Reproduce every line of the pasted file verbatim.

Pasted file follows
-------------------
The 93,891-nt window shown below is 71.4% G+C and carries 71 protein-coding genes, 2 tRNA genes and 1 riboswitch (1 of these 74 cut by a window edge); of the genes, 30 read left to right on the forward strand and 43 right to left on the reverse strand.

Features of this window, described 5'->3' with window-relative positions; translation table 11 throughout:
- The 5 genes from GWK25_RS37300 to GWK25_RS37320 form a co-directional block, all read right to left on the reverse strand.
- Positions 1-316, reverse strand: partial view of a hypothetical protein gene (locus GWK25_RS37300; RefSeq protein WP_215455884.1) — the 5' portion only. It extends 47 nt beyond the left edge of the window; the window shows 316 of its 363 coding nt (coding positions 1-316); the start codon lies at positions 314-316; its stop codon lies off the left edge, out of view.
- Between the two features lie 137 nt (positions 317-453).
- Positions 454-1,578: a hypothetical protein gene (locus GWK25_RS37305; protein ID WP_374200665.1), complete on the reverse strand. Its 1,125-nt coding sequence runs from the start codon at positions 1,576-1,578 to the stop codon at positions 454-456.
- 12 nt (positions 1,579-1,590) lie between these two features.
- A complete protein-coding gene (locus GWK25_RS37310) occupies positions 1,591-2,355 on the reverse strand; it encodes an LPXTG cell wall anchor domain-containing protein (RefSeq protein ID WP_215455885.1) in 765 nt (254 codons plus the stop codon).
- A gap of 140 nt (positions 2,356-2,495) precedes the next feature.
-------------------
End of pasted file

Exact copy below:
The 93,891-nt window shown below is 71.4% G+C and carries 71 protein-coding genes, 2 tRNA genes and 1 riboswitch (1 of these 74 cut by a window edge); of the genes, 30 read left to right on the forward strand and 43 right to left on the reverse strand.

Features of this window, described 5'->3' with window-relative positions; translation table 11 throughout:
- The 5 genes from GWK25_RS37300 to GWK25_RS37320 form a co-directional block, all read right to left on the reverse strand.
- Positions 1-316, reverse strand: partial view of a hypothetical protein gene (locus GWK25_RS37300; RefSeq protein WP_215455884.1) — the 5' portion only. It extends 47 nt beyond the left edge of the window; the window shows 316 of its 363 coding nt (coding positions 1-316); the start codon lies at positions 314-316; its stop codon lies off the left edge, out of view.
- Between the two features lie 137 nt (positions 317-453).
- Positions 454-1,578: a hypothetical protein gene (locus GWK25_RS37305; protein ID WP_374200665.1), complete on the reverse strand. Its 1,125-nt coding sequence runs from the start codon at positions 1,576-1,578 to the stop codon at positions 454-456.
- 12 nt (positions 1,579-1,590) lie between these two features.
- A complete protein-coding gene (locus GWK25_RS37310) occupies positions 1,591-2,355 on the reverse strand; it encodes an LPXTG cell wall anchor domain-containing protein (RefSeq protein ID WP_215455885.1) in 765 nt (254 codons plus the stop codon).
- A gap of 140 nt (positions 2,356-2,495) precedes the next feature.